Ancient Chinese paintings only seen in school textbooks and original calligraphy by the most notable contemporary artists as well as by emperors - all of this have been displayed to visitors to the Shanghai Museum since December 1.
This large-scale exhibition of 72 antique Chinese paintings and calligraphy works is dated between the Jin and Yuan dynasties (AD 265-1368), an important period when Chinese art took shape and flourished.
Ancient Chinese paintings are extremely valuable, not only for art's sake, but because of their extreme rarity. Most of the works were done on silk or rice paper, both very fragile and delicate materials.
Experts claim that paintings and calligraphy works of the Ming (1368-1644) and Qing (1644-1911) dynasties are easy to recognize, but for the Song Dynasty (960-1279) and earlier, it is very hard to know whether an art work is the original piece or a careful duplication by a faithful admirer.
Even among these 72 treasure pieces collected by the three leading museums in China - the Shanghai Museum, the Palace Museum of Beijing, and the Liaoning Museum - there are pieces whose provenance is questioned by experts of art history.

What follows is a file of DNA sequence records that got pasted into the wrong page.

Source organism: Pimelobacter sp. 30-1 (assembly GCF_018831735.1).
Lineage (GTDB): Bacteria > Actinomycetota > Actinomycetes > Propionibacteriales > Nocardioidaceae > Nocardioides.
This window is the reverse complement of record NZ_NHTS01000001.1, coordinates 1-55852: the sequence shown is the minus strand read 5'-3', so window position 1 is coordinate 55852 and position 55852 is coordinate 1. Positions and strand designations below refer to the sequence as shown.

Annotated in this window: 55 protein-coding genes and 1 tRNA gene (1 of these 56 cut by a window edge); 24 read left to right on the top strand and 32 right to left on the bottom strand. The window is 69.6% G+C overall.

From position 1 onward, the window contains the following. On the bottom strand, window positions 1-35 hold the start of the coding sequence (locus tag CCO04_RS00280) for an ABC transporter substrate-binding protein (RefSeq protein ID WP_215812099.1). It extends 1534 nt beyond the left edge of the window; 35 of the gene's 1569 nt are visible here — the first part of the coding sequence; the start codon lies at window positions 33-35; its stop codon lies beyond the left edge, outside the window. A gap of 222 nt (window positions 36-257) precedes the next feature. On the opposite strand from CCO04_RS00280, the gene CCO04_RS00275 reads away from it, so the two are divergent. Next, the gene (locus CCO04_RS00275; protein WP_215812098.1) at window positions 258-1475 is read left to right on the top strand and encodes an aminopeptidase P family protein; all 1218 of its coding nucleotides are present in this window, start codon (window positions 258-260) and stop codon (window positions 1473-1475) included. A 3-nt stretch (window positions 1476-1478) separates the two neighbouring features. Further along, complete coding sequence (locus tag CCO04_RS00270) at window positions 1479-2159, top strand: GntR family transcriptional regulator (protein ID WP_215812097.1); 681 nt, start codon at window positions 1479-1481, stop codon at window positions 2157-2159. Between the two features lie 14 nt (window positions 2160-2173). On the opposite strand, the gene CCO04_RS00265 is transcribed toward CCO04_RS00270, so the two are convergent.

A painting by Gu Hongzhong entitled "Han Xizai Yeyan Tu" (Picture of Evening Banquet at Han Xizai's) was supposed to be an original, created between AD 907-960 AD. But a visiting scholar expressed his doubt - noting that painting on the folding screen in the work displayed styles that first appeared in the Song Dynasty (960-1279).
The exhibition also includes "Riverside Scene at Qingming", a long handscroll that depicted prosperous urban scene of the Song Dynasty, "Palace Ladies Wearing Flowered Headdress" by Zhou Fang of the Tang Dynasty, and precious original calligraphy pieces.
201 Renmin Dadao
Tel: 6372-3500 ext 555
Daily visitors restricted to 2,000
(Shanghai Star December 6, 2002)